Philosophy A Level


Philosophy will show students how to think about some of life’s most important questions in a new and critical way: Does God exist? What is the mind? Is eating animals for food wrong? Do humans have freedom? Why does the universe exist? 

Students will explore and discuss ideas, examine beliefs, be shown how to explain different views clearly and reach judgements based on a precise evaluation of the available information. Philosophy is a fascinating and demanding subject, which has been taught at Oxford University for 800 years and Cambridge since the 1500’s.  The great philosophers, like John Locke and Karl Marx, have shaped the very world we live in today. 

The course will broaden students' outlook on life and develop critical reasoning skills essential in a wide range of careers.

What goes well with this course?

Philosophy combines well with many other subjects.  Topics explored in Philosophy complement other studies including:
  • The Natural Sciences & Mathematics
  • Languages & Literature  
  • Psychology
  • Law, Politics and Sociology
  • Computer Science & IT
The skills of analysis, interpretation and evaluation, which are gained from a close study of philosophical ideas, are relevant and useful in most areas of study, from History to Film and Media.


Studying Philosophy will provide students with an advanced level of generic skills that are immensely useful in a wide range of jobs in such diverse fields as Journalism and Media, Government and Public Administration, Computing, Law, Education and Research, Social Work and of course, Teaching. 

Course Content

This course includes the following two topics in the first year:

1. Epistemology which covers main themes such as:

  • What is Knowledge? - distinguishing between different kinds of knowledge and defining the concept
  • Perception as a Source of Knowledge - exploring our knowledge of the external world
  • Reason as a Source of Knowledge - considering whether we can know about the world through reason alone
  • The Limits of Knowledge - questioning whether humans can have any knowledge at all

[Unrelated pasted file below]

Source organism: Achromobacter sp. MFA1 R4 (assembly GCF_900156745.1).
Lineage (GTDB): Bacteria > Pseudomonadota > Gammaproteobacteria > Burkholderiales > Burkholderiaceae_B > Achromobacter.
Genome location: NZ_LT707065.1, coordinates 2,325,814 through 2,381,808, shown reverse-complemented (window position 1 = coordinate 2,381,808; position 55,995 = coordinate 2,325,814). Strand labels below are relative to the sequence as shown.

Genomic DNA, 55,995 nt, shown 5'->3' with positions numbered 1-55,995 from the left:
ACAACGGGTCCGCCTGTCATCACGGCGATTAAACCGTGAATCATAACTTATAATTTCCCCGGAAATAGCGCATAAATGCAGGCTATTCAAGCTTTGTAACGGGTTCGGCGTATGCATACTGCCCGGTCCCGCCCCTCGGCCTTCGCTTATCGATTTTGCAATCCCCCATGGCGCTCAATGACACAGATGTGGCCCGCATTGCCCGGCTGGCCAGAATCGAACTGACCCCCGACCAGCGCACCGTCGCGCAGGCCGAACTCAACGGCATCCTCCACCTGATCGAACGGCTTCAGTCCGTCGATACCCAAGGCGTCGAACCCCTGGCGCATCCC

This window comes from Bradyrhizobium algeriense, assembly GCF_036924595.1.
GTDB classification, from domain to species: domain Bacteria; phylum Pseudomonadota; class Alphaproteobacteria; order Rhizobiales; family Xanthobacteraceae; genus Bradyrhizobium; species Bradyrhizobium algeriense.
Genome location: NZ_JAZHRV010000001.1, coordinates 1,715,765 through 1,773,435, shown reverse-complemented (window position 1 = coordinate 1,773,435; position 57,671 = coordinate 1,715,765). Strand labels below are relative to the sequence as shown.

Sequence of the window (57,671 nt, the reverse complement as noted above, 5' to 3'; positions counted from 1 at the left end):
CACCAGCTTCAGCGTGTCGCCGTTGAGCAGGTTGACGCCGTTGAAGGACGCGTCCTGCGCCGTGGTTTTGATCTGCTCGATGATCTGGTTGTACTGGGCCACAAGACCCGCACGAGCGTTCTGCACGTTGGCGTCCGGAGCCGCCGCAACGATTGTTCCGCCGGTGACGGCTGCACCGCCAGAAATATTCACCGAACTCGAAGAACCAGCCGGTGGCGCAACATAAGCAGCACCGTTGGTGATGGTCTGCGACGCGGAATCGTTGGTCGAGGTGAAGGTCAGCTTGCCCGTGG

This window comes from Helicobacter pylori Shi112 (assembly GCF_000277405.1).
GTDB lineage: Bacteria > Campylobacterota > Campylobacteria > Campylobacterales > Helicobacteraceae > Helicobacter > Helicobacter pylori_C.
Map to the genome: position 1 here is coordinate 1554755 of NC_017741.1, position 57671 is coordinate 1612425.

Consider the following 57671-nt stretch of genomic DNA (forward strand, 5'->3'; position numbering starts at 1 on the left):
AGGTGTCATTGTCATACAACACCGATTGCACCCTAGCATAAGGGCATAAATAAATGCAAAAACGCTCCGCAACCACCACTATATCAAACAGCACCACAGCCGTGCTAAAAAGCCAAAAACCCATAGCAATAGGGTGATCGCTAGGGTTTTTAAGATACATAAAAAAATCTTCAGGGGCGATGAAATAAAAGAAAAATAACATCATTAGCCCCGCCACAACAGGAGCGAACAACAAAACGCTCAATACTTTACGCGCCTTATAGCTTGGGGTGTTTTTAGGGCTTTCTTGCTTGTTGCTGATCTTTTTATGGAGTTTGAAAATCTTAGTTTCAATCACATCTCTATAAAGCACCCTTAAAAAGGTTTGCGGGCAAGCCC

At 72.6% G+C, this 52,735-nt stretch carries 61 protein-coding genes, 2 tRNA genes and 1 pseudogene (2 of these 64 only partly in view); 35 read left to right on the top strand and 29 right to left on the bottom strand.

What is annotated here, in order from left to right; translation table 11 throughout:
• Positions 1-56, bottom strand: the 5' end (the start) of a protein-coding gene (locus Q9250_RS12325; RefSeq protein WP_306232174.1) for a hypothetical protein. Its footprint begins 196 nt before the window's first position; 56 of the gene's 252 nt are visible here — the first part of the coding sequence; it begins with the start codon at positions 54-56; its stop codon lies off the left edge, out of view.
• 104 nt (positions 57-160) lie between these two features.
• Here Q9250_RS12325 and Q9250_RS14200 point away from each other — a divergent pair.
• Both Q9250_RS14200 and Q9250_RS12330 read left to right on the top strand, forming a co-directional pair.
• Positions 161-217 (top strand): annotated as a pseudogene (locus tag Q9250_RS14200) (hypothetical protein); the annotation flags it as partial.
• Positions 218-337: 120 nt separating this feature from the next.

2. The Metaphysics of God which looks at arguments both for and against God's existence.  It covers the following themes:

  • The concept and nature of 'God' - Does the idea of an all-powerful, all-loving and all-knowing God make sense?
  • Arguments relating to the existence of God - Does the existence and nature of the world prove God's existence? Does suffering show that He could not exist?
  • Religious language - Does religious language make sense or is it just nonsense?

In the second year, students study a further two topics:

3. Moral Philosophy which examines ethical theories and their application to areas like:

  • Simulated killing (within computer games, plays, films etc)
  • The treatment of animals
  • Deception and the telling of lies
  • Stealing

4. The Metaphysics of Mind which explores some of the most important issues in philosophical psychology, including:

  • What do we mean by 'mind’? What are the defining features of the mind?
  • Substance dualism - Is the mind a non-physical soul?
  • Property dualism - Are mental states non-physical properties which emerge from the brain?
  • Physicalist theories - Is the mind behaviour or the brain? Do minds even exist?


In preparation for the first year of this course, please take a look at our Starting with Confidence leaflet, which will give you a head start when you begin the course in September.


Educational Experiences

Course Specific Trips, Visits & Experiences

Philosophy students have the opportunity to take part in a variety of course related experiences. In recent years, these have included:

  • A trip to St. Mary’s Church, Reigate, where students had the opportunity to meet the Reverend Dave Bull and ask questions concerning religious truth. 
  • A visit to the sixth form Philosophy conference held at Trinity School, Croydon. 
  • A trip to the Southampton philosophy conference, where students attended a number of fascinating lectures on topics like: ‘Nietzsche on the meaning of life’, and ‘Can we justify human rights?’  

In addition to course specific experiences, students also have the opportunity to get involved in the College’s:

Activities Programme and Guest Speaker Programme.


Philosophy is assessed 100% by examination. 

The exam board for Philosophy A Level is AQA.

Entry Requirements

All students need to have at least five GCSEs at Grade 4 or above (and a satisfactory school reference) in order to be accepted on an A Level/BTEC Level 3 Programme. 

In addition, students should meet the following minimum GCSE requirements:  

  • Grade 5 in English Language, and
  • Grade 4 in Maths

No previous experience of Philosophy is required.

Students should have an enquiring mind, enjoy reading, exchanging ideas in discussion and have a genuine interest in current affairs and the law. The ability to argue a case, in speech and writing, is essential.

How to Apply

Applications for entry September 2019

Students from partner schools (Reigate, Warwick, de Stafford and Oakwood) should complete an online application under the guidance of their school.

All other applicants should download and return the 2019 application form.

All applications will be considered according the College's Admissions Policy.

Please see the Admissions timetable for information about the College’s enrolment process.

Download Course Leaflet

Download the A Level Philosophy information leaflet.

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